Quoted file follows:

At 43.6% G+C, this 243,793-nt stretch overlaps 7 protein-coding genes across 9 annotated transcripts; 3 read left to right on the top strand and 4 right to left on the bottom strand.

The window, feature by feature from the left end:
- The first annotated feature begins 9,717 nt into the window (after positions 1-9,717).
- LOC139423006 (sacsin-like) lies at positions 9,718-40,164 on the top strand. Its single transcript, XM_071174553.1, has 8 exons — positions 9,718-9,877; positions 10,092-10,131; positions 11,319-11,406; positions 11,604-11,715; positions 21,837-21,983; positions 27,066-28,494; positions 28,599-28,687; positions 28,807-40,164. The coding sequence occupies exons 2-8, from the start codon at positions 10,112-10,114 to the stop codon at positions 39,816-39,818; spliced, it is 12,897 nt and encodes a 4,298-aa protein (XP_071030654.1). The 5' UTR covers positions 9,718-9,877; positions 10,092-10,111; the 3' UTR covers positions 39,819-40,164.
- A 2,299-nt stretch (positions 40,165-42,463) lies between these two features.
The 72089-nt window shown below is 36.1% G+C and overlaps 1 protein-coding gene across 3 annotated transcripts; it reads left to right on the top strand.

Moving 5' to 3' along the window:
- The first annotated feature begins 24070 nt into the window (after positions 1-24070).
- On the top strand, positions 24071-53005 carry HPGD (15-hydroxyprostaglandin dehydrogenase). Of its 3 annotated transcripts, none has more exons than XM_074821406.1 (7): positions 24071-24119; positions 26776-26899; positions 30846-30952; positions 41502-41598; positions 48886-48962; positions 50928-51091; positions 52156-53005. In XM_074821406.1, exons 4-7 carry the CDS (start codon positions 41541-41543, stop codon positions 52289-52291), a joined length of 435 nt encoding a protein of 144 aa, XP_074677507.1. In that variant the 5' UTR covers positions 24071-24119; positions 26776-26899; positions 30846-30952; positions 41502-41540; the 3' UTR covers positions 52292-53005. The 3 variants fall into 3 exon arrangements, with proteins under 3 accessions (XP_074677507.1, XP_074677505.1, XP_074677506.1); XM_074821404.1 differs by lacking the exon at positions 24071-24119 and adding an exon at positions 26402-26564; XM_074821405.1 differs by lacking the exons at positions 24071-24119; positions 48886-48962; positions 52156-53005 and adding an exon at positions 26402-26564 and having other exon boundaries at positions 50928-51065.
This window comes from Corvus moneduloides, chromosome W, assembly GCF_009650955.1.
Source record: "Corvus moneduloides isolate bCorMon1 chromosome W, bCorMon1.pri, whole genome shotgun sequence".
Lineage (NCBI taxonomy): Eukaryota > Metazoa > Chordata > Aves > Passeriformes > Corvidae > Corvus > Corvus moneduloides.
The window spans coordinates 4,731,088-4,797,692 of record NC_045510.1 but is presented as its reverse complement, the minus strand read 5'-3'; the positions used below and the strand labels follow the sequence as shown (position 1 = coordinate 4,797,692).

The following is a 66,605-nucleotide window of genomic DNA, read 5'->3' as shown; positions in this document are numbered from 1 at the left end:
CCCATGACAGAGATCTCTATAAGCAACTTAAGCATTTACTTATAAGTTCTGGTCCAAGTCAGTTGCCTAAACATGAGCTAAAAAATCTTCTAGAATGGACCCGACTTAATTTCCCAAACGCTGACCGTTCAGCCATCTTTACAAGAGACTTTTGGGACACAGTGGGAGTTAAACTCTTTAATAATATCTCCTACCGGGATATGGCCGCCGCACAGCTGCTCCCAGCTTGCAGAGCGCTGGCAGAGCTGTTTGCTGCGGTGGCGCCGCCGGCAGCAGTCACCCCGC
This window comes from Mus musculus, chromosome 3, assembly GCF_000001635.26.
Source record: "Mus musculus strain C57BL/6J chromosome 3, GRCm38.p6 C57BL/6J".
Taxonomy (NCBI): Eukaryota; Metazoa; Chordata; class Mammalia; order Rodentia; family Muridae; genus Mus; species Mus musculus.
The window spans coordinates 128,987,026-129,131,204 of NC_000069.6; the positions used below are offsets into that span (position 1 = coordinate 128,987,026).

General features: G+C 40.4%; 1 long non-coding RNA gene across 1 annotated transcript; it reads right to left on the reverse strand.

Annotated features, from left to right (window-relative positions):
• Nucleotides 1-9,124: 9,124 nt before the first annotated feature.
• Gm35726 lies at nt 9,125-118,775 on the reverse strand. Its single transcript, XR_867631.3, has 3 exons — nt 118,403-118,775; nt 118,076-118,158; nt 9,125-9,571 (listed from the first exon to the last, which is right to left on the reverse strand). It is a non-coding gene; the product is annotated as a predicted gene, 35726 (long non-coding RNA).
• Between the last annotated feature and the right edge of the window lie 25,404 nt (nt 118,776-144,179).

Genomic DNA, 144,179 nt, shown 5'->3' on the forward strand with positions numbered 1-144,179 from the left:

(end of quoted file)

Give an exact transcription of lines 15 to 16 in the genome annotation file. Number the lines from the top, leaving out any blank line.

CCCATGACAGAGATCTCTATAAGCAACTTAAGCATTTACTTATAAGTTCTGGTCCAAGTCAGTTGCCTAAACATGAGCTAAAAAATCTTCTAGAATGGACCCGACTTAATTTCCCAAACGCTGACCGTTCAGCCATCTTTACAAGAGACTTTTGGGACACAGTGGGAGTTAAACTCTTTAATAATATCTCCTACCGGGATATGGCCGCCGCACAGCTGCTCCCAGCTTGCAGAGCGCTGGCAGAGCTGTTTGCTGCGGTGGCGCCGCCGGCAGCAGTCACCCCGC
This window comes from Mus musculus, chromosome 3, assembly GCF_000001635.26.